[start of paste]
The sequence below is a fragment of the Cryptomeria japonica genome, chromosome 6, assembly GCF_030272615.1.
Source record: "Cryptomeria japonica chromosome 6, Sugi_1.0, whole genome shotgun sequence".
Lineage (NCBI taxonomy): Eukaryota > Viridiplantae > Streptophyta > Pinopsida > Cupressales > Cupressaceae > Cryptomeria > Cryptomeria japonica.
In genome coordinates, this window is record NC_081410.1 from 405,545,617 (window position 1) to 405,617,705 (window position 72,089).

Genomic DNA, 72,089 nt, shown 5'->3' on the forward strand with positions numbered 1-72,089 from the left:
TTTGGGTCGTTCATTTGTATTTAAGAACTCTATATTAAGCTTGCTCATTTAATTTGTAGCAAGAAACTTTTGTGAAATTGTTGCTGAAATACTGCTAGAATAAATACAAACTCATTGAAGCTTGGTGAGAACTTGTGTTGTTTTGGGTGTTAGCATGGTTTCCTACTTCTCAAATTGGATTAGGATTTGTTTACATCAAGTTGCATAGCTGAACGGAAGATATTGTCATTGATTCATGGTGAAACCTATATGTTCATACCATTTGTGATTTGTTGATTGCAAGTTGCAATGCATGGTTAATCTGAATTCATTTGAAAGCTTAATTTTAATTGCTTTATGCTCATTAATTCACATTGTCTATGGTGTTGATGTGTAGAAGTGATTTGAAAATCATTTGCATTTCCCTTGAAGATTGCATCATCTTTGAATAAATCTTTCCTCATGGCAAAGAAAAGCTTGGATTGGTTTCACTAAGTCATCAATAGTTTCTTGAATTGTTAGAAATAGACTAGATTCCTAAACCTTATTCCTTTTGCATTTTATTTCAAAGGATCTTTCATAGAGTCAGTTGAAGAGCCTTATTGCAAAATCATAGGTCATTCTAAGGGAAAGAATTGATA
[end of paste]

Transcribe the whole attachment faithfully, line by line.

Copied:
The sequence below is a fragment of the Cryptomeria japonica genome, chromosome 6, assembly GCF_030272615.1.
Source record: "Cryptomeria japonica chromosome 6, Sugi_1.0, whole genome shotgun sequence".
Lineage (NCBI taxonomy): Eukaryota > Viridiplantae > Streptophyta > Pinopsida > Cupressales > Cupressaceae > Cryptomeria > Cryptomeria japonica.
In genome coordinates, this window is record NC_081410.1 from 405,545,617 (window position 1) to 405,617,705 (window position 72,089).

Genomic DNA, 72,089 nt, shown 5'->3' on the forward strand with positions numbered 1-72,089 from the left:
TTTGGGTCGTTCATTTGTATTTAAGAACTCTATATTAAGCTTGCTCATTTAATTTGTAGCAAGAAACTTTTGTGAAATTGTTGCTGAAATACTGCTAGAATAAATACAAACTCATTGAAGCTTGGTGAGAACTTGTGTTGTTTTGGGTGTTAGCATGGTTTCCTACTTCTCAAATTGGATTAGGATTTGTTTACATCAAGTTGCATAGCTGAACGGAAGATATTGTCATTGATTCATGGTGAAACCTATATGTTCATACCATTTGTGATTTGTTGATTGCAAGTTGCAATGCATGGTTAATCTGAATTCATTTGAAAGCTTAATTTTAATTGCTTTATGCTCATTAATTCACATTGTCTATGGTGTTGATGTGTAGAAGTGATTTGAAAATCATTTGCATTTCCCTTGAAGATTGCATCATCTTTGAATAAATCTTTCCTCATGGCAAAGAAAAGCTTGGATTGGTTTCACTAAGTCATCAATAGTTTCTTGAATTGTTAGAAATAGACTAGATTCCTAAACCTTATTCCTTTTGCATTTTATTTCAAAGGATCTTTCATAGAGTCAGTTGAAGAGCCTTATTGCAAAATCATAGGTCATTCTAAGGGAAAGAATTGATA